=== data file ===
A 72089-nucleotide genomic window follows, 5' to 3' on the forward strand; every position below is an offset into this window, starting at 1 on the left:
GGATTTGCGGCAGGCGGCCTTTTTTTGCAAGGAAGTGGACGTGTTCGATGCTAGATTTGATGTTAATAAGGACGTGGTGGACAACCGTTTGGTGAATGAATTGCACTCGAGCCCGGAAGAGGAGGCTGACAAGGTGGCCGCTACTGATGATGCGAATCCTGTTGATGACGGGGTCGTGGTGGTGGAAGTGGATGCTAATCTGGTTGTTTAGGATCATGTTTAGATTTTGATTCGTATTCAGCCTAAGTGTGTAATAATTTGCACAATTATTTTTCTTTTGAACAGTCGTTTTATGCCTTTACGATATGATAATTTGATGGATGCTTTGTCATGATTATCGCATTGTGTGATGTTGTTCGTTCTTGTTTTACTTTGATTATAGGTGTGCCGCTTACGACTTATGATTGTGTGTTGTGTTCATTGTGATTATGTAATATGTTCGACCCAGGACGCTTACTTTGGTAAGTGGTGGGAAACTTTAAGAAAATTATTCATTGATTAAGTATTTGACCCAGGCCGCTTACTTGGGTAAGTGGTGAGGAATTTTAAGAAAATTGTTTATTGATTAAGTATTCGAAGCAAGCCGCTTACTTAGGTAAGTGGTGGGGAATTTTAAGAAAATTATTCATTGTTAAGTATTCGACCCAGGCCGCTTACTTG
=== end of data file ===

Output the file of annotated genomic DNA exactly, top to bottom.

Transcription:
A 72089-nucleotide genomic window follows, 5' to 3' on the forward strand; every position below is an offset into this window, starting at 1 on the left:
GGATTTGCGGCAGGCGGCCTTTTTTTGCAAGGAAGTGGACGTGTTCGATGCTAGATTTGATGTTAATAAGGACGTGGTGGACAACCGTTTGGTGAATGAATTGCACTCGAGCCCGGAAGAGGAGGCTGACAAGGTGGCCGCTACTGATGATGCGAATCCTGTTGATGACGGGGTCGTGGTGGTGGAAGTGGATGCTAATCTGGTTGTTTAGGATCATGTTTAGATTTTGATTCGTATTCAGCCTAAGTGTGTAATAATTTGCACAATTATTTTTCTTTTGAACAGTCGTTTTATGCCTTTACGATATGATAATTTGATGGATGCTTTGTCATGATTATCGCATTGTGTGATGTTGTTCGTTCTTGTTTTACTTTGATTATAGGTGTGCCGCTTACGACTTATGATTGTGTGTTGTGTTCATTGTGATTATGTAATATGTTCGACCCAGGACGCTTACTTTGGTAAGTGGTGGGAAACTTTAAGAAAATTATTCATTGATTAAGTATTTGACCCAGGCCGCTTACTTGGGTAAGTGGTGAGGAATTTTAAGAAAATTGTTTATTGATTAAGTATTCGAAGCAAGCCGCTTACTTAGGTAAGTGGTGGGGAATTTTAAGAAAATTATTCATTGTTAAGTATTCGACCCAGGCCGCTTACTTG